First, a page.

Let me sidetrack for a moment. The word tawi means ___-in-law. Calling someone by their title is more respectful than using their name and, if you follow strict kastom, your direct tawi of the opposite sex should never use your name. So, Tari can call me Lala or Tawi but the boys can only call me Tawi. The same goes for me speaking to them. Furthermore, a man or boy is not allowed in the house of his sister-in-law without her express permission, they are not to look directly at each other and really shouldn’t speak to each other outside of a large group.

So, aside from the utter ridiculousness of being asked to have sex by a 14 or 15-year-old-boy, Jason’s brother was also breaking a huge cultural taboo. He and I agreed that if he didn’t say anything inappropriate again, I would let it go. I believe in second chances and he’s just a kid. Since then, he’s come by to get help fixing his bike tire and things have been fine, I just make a point not to be alone with him. I don’t need to invite the awkward, I have plenty of awkward as it is.

Last week, we had visitors. Nancy, another PCV from my intake group, and her friend came to visit and watch landdiving. The first night they came, she and I were sitting on my front porch chatting. Kevin went running up to the nakamal and five minutes later running back down to come story. No surprise there, visitors are a huge draw.

He hung around while we cooked and he and Jason had a conversation about Nancy. Kevin was “romantically interested.” Jason said that it wasn’t going to happen and that his approach was not appropriate. He asked point blank if he could have sex with Nancy. He continued to hang around as we ate, took turns bathing, brought in the laundry, did the dishes from dinner and were getting ready for bed. Finally, it got to the point where we couldn’t ignore him anymore. Jason and I agreed that I would go deal with him, this time.
He and I sit on the veranda and chat. The conversation started like this,
“Is Nancy married?”
“No, she has a boyfriend.”
“Can I have sex with her.”
“Because she has a boyfriend?”
“Yes and No. That is an inappropriate question and you can’t have sex with her.”
“So, can I have sex with her?”
“Because she has a boyfriend.”
“No, because I said no.”
“So, can I have sex with her?”

It kept on like that even after I asked him if he was deaf, I pointed out that his continuing to ask this was shaming me and him and Jason and finally I said that I was going to get mad if he asked one more time. We got onto the subject of how to ask appropriately. My mistake. I tried to explain that sex is not the first thing that happens in a relationship. First, you should story and get to know each other, then you start to fool around and finally when you are very serious about the person, you start having sex. (Personally, I’m all for pre-marital sex, but for a 15-year-old in a country with a 60-80% STI rate, I’ll tell him sex before commitment is bad.)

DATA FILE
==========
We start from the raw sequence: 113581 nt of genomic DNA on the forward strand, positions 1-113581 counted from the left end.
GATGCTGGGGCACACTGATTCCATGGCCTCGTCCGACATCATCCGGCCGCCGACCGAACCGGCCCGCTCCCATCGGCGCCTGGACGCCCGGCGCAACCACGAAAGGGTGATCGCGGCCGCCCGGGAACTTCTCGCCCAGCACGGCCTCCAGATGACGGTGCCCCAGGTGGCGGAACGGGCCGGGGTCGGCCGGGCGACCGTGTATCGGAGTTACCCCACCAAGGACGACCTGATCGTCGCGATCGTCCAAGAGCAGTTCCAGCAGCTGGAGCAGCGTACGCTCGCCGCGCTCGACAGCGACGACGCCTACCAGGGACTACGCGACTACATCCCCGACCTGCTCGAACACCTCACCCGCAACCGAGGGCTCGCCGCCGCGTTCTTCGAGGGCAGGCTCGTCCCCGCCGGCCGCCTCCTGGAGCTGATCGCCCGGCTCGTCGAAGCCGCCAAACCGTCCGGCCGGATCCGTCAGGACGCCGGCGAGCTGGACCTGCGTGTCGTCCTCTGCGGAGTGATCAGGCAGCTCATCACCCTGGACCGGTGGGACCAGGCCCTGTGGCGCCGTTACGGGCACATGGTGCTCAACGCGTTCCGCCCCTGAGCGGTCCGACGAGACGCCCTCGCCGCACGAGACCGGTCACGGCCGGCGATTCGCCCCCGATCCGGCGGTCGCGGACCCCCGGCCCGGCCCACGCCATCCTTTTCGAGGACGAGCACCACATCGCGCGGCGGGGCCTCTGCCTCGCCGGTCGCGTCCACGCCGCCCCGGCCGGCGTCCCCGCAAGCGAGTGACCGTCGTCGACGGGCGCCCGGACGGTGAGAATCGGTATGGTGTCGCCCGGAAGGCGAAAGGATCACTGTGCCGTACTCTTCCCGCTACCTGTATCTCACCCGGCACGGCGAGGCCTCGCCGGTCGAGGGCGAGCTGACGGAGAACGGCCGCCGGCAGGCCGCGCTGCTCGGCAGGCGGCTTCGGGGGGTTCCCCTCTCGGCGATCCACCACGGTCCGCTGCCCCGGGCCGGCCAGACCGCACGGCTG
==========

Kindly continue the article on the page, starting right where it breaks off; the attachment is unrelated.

He then twisted my words around on me. He said we were storying now, to which I agreed. Then he asked if he could “hold my breast.” To which I said No. And lectured him about inappropriate questions. I went inside and told Jason, who quite rightly got mad at him. Looking back on it, if I were trying less hard to be a good teacher and educator, I would have told him off and probably should have. As it was, Jason yelled at him and kicked him out of the house with the injunction to not come back until he is invited.

Five minutes later, he was at the fence singing out to Jason. Teenagers are dumb. He asked Jason to not tell their papa because he would, “slit his throat.” Beating as a common form of discipline here, but I don’t think their papa would go as far as slitting his throat. Still, the point was made to Jason and I that he would probably get beaten, which puts us in a really uncomfortable position. Do we tell people and know that Kevin will get beaten for it, or do we let Kevin get away with completely inappropriate behavior?

When all else fails, ask someone you trust. Jason went to Lalbateis to get our friend Wata at 6 am the next morning. He explained the situation and asked for advice. Wata said they needed to go to the chief, who was one of their papas. They went. They explained the situation again. The chief said they would fix it in the nakamal that night.

We went about our day and in the afternoon found out that Jason’s papa’s boat had broken on a stone in the night. The seas were rough and the drive shaft snapped when the motor came off the boat. He got the motor working again but still has to buy a new drive shaft. He was not in a good mood. They decided he should drink a shell of kava before they told him.

Before we even got to the evening, three young men and two women had come to ask us what happened. We were stubbornly sticking to the line that we would fix it in the nakamal in the evening. They were disappointed that we wouldn’t gossip.
In the nakamal, everyone was waiting for things to happen. Jason’s papa was late but finally had a shell. Then he came over to tell Jason about the boat. Then he told me about the boat. Then he had a moment in which it was only he and I on the bench and he immediately asked me who did what at my house last night. He tried extremely hard to get me to tell him, going so far as to say that if I didn’t say who it was, then next time no one would listen. I think its like the “boy who cried wolf” thing. They wanted to know who to shame to keep it from happening again.